Words are powerful instruments that some are expertly trained to play. In West Africa, the talent of wordplay belongs to the Griots. These prolific wordsmiths form a caste of skilled storytellers, but the tales they regale are not fictional, they are rich oral accounts of West African history and philosophical thought.
In Medieval Mali, Griots of the Malian Empire served as important advisors to the emperor and other royal decision-makers. The Malian Empire encompassed the western Sahelian and Equatorial region, spanning through modern-day Mali, Senegal, Guinea, Guinea Bissau, Ivory Coast, Sierra Leone, Liberia and Gambia. As political advisors, Griots lived and worked in the emperor’s compound keeping the royal court updated on recent events in the region. But rather than simply regurgitate the news, Griots offered a critical assessment of each situation, proving their strength in political strategizing and philosophical reasoning. As a result, Medieval Griots not only helped their leaders attain military feats and evade potential conflicts altogether, but they also served as a useful instrument of meditation that helped facilitate the establishment of key diplomatic relations throughout the region.
Their instrumental role as mediators also made them successful matchmakers, as their travelling back and forth between royal courts allowed them to put in a good word for royal families seeking to secure political alliances through marriage. To unite two families in matrimony, was to be knowledgeable in each family’s ancestral history and talented enough to boost their assets. They would recite the genealogy from the founding figures to the most recent figureheads, all while elaborating on their significant contributions to society. On occasions like these, talented Griots were commissioned by private patrons to deliver the origin and meaning of a family surname through elaborate chants composed in their honour. Prospective Griots were therefore expected to undergo a rigorous training process that involved learning the history of the community or kingdom in question by heart as their ability to poetically recite significant events demonstrated the strength of the people and their leaders. In fact, in many ways, one could draw a parallel between this medieval style of royal courts campaigning to modern-day public relations where a Griot would be considered the Empire’s press secretary par excellence.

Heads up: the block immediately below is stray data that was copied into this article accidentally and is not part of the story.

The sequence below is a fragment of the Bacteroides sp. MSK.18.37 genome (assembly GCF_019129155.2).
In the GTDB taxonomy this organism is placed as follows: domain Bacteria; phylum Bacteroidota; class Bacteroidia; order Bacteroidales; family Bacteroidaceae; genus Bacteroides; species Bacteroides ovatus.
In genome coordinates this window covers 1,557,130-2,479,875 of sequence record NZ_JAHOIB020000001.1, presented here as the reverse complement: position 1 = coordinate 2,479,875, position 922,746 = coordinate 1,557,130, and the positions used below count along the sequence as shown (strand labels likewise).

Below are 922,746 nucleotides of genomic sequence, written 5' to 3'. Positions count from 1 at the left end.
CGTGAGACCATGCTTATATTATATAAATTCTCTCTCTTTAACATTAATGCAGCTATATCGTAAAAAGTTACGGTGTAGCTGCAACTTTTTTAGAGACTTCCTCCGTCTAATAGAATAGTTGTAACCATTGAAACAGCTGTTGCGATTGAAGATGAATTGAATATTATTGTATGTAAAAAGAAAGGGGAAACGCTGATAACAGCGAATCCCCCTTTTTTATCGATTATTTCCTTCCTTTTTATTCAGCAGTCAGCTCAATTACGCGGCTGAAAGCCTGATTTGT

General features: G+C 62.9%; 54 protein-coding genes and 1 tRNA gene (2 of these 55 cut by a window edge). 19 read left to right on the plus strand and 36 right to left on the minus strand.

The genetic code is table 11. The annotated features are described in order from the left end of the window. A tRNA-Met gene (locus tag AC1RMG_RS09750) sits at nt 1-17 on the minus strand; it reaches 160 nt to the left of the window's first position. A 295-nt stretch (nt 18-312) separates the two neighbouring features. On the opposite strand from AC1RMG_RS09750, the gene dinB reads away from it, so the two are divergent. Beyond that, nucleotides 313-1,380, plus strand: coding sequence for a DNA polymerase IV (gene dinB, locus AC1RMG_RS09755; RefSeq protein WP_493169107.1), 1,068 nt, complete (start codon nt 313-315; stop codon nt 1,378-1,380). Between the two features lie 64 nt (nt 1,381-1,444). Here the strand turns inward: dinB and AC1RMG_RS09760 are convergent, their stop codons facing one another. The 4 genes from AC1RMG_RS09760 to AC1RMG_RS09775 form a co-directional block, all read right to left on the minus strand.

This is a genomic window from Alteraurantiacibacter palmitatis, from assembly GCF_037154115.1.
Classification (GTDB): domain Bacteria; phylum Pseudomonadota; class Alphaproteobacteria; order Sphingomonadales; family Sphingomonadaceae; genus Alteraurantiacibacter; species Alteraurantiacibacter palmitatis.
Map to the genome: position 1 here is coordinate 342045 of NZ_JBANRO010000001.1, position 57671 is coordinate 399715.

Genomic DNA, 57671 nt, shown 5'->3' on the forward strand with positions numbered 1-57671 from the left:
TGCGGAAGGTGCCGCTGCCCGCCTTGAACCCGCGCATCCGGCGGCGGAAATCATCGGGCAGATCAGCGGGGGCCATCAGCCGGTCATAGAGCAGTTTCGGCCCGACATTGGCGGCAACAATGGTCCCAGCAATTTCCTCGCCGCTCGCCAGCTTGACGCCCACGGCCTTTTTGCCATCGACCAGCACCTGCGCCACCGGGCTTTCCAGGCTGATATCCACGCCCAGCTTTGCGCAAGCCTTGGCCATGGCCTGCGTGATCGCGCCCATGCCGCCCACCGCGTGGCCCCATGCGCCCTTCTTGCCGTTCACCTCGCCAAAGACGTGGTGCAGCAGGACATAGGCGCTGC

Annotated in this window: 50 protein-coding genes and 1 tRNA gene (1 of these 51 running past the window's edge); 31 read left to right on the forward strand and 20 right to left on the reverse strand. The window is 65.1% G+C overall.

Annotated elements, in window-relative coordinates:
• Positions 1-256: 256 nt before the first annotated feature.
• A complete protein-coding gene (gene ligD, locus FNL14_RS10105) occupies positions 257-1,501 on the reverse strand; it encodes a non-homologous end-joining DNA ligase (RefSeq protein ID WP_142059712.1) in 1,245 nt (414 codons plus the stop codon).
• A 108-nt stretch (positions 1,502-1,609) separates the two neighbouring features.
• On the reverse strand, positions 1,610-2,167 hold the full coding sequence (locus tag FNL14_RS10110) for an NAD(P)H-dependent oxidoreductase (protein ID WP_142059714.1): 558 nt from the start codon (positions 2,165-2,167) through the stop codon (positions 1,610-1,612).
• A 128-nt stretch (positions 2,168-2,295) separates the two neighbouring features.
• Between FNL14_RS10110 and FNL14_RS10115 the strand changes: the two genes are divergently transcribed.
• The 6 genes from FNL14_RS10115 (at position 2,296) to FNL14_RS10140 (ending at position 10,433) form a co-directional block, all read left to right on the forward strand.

Kings and emperors consulted Griots knowing they offered the best advice on political and social matters. During the pre-colonial period, some rulers tended to suppress any unwarranted criticisms of an absolute ruler and the social order which they had established but the legitimacy of status granted to the Griots enabled them to penetrate high society with a message from the people. Griots reached out to the people knowing how important it was to cultivate a direct line of communication between rulers and the people they represented. They set an agenda for the kings where they could understand the most pressing issues that touched the overall population. Griots were the intermediaries the empire needed, in service of all those who needed a voice, or a song to have their history told.
A Griot’s talent for recounting events also made them prominent record-keepers of history and genealogy for their wider community. As active members of the royal courts, Griots quickly became civil registrars of sorts for the royal family, mentally marking out the date of birth and decease of each royal member, past and present. Although the Malian Empire produced a rich collection of written works on topics ranging from mathematical and scientific theories to religious scripture, most notably found in the libraries of Timbuktu, not everyone had the education or the means to access this bank of knowledge. The Griot’s oral chronicling was therefore indispensable to the education of the people of West Africa as it reported vital information to the public and encouraged audience participation during ceremonial chants, allowing the wider population to become a part of its history’s narration.